Student News

Rekindling Our Humanity

Muhammad Ammar '24 discusses how he and other Muslim Bennington students are observing the holy month of Ramadan. 

By Mary Brothers '22

Image of man in jean jacket

For Muhammad Ammar ‘24, a typical day as a student observing Ramadan begins with getting up at 4:00 am to have the first meal of the day before sunrise. 

Back home in Pakistan, Ammar would usually experience this ritual as a communal feast with family and friends, but, here, in a dorm room, it’s a little more isolating. 

“[Last year] one of my loneliest times would be when I would wake up before dawn, go and heat up a bagel or something and then just sit in the common room by myself and eat it,” said Ammar. 

Now in his second year at Bennington and anticipating his second observance of Ramdan as a student on campus, he is grateful for the growth of the College’s Muslim community. 

“Last year, we had around seven students who were observing Ramadan. This year, we have about 17. It's a much bigger community, and everyone has ideas and everyone wants to come together,” said Ammar. 

Ramadan, which begins this year at sundown on April 1, is a holy month for followers of Islam in which they fast from sunrise to sunset, abstaining from all food and drink– including water. After sunset each night, Ammar joins Muslims around the world in breaking the fast. Ammar will celebrate by getting together with other practicing students, eating a single date—a sacred fruit in Islamic culture—and drinking water. The rest of the evening is divided between finally eating a full meal, praying, and schoolwork. 

“For me, Ramadan is a month that rekindles my humanity. It helps me to zoom out of myself and look at society as a whole because being hungry and being without water reminds me of those who are having to do that involuntarily,” said Ammar. “It’s a special time to also give a lot to charity. Back home, we organize a lot of communal meals, so that no one goes unfed. In Islam, there is mandatory charity that you're supposed to do every year, so many people use Ramadan as the time to do that because Ramadan really hits them with why it's so important to do charity.”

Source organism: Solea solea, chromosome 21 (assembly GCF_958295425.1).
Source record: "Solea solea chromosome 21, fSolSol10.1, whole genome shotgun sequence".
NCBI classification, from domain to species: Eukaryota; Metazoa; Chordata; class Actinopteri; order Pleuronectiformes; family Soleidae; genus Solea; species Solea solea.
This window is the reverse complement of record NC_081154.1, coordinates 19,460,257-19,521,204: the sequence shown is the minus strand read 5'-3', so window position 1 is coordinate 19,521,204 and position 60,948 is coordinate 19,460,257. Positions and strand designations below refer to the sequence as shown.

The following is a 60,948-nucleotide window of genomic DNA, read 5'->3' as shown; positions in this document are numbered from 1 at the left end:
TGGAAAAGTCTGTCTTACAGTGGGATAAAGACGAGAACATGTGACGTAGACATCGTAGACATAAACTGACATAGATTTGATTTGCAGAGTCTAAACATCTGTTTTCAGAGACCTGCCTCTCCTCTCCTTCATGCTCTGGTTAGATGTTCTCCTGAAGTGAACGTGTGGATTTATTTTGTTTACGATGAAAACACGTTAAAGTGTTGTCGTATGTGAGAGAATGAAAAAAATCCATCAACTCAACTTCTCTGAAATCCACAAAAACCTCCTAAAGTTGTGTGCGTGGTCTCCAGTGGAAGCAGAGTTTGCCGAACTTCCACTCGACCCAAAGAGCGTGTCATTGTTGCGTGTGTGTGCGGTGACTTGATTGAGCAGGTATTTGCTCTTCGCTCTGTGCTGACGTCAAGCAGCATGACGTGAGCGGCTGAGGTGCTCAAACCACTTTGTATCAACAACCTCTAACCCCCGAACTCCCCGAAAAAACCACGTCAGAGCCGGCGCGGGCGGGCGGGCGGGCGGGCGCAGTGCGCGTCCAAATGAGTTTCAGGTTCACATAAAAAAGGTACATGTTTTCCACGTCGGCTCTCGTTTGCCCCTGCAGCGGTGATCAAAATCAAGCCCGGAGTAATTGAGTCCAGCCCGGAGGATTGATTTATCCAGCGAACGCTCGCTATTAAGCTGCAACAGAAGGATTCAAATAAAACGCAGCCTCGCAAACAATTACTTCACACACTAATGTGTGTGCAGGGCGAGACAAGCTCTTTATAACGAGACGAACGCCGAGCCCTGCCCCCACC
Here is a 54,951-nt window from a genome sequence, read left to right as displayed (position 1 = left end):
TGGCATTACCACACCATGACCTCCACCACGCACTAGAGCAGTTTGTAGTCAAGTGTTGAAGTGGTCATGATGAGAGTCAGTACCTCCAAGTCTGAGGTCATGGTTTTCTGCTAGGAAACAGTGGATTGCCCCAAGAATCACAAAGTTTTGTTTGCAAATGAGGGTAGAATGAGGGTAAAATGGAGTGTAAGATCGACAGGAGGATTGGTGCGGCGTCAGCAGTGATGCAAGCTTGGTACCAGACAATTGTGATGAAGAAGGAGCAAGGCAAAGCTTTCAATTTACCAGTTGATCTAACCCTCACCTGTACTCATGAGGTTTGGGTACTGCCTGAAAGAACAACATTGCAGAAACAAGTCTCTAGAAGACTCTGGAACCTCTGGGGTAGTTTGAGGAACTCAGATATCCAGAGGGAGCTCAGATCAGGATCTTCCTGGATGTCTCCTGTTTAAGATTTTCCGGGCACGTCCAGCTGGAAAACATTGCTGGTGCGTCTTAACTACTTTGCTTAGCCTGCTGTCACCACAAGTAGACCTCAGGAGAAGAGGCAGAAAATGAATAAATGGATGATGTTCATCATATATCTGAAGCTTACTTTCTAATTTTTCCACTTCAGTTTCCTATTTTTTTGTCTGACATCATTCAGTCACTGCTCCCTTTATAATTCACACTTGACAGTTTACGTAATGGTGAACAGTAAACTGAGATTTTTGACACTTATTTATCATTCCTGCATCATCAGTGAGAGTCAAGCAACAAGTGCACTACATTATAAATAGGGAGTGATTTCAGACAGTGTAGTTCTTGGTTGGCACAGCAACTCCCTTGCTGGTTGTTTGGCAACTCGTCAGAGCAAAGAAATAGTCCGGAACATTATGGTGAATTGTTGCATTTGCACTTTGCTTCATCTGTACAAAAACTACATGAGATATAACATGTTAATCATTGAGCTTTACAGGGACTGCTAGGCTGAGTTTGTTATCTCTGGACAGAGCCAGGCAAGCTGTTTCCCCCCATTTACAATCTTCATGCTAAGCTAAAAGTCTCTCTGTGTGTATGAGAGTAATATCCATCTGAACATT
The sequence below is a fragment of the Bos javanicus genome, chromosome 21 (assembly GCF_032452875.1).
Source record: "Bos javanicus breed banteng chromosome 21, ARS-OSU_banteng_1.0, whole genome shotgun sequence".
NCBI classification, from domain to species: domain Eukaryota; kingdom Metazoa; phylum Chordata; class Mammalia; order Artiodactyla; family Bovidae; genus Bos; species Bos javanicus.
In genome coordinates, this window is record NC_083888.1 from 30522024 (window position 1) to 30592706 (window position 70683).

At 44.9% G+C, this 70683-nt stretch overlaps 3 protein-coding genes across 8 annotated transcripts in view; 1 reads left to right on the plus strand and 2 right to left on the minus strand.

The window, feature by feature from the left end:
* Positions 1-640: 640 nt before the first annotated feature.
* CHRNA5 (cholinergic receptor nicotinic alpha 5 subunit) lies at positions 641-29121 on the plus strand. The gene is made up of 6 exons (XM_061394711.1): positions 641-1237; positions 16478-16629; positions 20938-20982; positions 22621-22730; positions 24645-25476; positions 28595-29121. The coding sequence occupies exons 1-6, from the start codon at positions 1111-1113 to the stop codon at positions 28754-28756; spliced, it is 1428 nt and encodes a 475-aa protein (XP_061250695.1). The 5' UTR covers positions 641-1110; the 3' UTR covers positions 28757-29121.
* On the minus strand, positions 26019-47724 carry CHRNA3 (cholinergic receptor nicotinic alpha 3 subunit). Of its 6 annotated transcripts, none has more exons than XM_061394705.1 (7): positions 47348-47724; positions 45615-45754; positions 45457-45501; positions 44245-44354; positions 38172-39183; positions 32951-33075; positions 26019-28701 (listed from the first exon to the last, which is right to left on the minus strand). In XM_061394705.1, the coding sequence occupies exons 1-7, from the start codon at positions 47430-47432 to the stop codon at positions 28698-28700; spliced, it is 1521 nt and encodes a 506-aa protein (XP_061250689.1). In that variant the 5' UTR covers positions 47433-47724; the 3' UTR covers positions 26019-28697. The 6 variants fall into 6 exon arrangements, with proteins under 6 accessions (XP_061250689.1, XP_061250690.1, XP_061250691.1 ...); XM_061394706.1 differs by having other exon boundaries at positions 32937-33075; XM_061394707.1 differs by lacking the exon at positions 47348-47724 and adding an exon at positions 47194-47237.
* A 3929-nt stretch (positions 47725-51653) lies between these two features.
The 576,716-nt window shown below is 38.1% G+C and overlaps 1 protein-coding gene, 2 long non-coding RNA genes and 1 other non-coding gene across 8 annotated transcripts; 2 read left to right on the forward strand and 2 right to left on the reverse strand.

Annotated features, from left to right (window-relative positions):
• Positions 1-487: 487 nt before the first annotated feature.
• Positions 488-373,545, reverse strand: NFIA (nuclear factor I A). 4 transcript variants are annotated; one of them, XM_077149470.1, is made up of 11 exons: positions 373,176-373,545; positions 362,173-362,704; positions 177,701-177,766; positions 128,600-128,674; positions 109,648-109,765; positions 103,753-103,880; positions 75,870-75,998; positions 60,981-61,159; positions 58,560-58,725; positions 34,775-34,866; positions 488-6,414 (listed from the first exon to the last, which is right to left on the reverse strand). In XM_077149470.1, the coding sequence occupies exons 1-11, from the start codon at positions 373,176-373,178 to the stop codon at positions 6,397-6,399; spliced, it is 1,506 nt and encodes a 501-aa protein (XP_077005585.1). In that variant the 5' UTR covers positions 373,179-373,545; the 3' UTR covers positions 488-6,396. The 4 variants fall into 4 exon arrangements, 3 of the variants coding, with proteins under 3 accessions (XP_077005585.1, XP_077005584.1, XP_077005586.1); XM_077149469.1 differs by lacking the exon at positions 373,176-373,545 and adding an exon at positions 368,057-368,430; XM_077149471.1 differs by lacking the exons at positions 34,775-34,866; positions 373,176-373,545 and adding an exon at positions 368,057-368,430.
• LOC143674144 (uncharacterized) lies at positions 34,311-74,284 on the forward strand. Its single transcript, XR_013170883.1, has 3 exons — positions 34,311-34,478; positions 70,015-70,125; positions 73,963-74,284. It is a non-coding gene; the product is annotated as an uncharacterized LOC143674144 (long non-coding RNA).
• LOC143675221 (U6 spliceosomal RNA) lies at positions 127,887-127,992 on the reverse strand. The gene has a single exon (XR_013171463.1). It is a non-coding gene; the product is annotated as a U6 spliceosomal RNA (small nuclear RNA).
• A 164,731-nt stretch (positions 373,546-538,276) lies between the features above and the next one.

For Ammar, one of the biggest differences between celebrating Ramadan at home in Pakistan and here on campus is the insulating effect it can have.

I'm glad that we're starting to build a community around this celebration

Muhammad Ammar '24

“Here, it really hits you how alone you are in observing this. Back home, Ramadan is  a radical shift from everyday life, where you go from doing everything normally to having your entire routine  centered around the sun. You're not eating or drinking, and that changes you a little bit,” said Ammar. “Over here, that change is especially profound because you're one of very few people doing it. Everyone around you is in the same pre-Ramadan world, but you are in this altered state. It can get really lonely sometimes, whereas back home, it's a huge community practice where everyone is doing it.”

Ramadan at Bennington

Ammar, who studies mainly Drama and Political Science, has found his faculty members to be accommodating to the physical and mental limitations that come with fasting for the majority of the day. Last year, when he had a nighttime class, his faculty member changed the break time everyday to coincide with sunset, so Ammar could have time to break his fast. And, since the Dining Hall is mandated to close at 7:00 pm due to union regulations, Ammar spoke with other practicing students and the Dining Hall staff to figure out a way to feed practicing students when sunset falls after closing time.